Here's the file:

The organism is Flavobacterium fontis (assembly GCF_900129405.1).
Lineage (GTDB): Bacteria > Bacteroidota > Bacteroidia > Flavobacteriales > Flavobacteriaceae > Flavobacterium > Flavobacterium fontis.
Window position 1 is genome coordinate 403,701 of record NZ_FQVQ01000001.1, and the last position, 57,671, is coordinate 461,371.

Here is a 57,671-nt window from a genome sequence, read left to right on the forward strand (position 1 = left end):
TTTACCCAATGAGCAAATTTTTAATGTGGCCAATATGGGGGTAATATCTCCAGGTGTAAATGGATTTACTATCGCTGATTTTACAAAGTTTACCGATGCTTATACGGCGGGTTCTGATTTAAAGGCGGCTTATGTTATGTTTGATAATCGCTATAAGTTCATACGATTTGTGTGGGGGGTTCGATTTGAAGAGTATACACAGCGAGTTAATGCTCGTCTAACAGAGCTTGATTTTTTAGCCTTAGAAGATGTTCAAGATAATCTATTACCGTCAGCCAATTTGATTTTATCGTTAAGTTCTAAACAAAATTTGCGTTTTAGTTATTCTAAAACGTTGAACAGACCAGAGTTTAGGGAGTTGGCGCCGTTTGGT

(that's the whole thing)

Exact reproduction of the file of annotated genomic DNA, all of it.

The organism is Flavobacterium fontis (assembly GCF_900129405.1).
Lineage (GTDB): Bacteria > Bacteroidota > Bacteroidia > Flavobacteriales > Flavobacteriaceae > Flavobacterium > Flavobacterium fontis.
Window position 1 is genome coordinate 403,701 of record NZ_FQVQ01000001.1, and the last position, 57,671, is coordinate 461,371.

Here is a 57,671-nt window from a genome sequence, read left to right on the forward strand (position 1 = left end):
TTTACCCAATGAGCAAATTTTTAATGTGGCCAATATGGGGGTAATATCTCCAGGTGTAAATGGATTTACTATCGCTGATTTTACAAAGTTTACCGATGCTTATACGGCGGGTTCTGATTTAAAGGCGGCTTATGTTATGTTTGATAATCGCTATAAGTTCATACGATTTGTGTGGGGGGTTCGATTTGAAGAGTATACACAGCGAGTTAATGCTCGTCTAACAGAGCTTGATTTTTTAGCCTTAGAAGATGTTCAAGATAATCTATTACCGTCAGCCAATTTGATTTTATCGTTAAGTTCTAAACAAAATTTGCGTTTTAGTTATTCTAAAACGTTGAACAGACCAGAGTTTAGGGAGTTGGCGCCGTTTGGT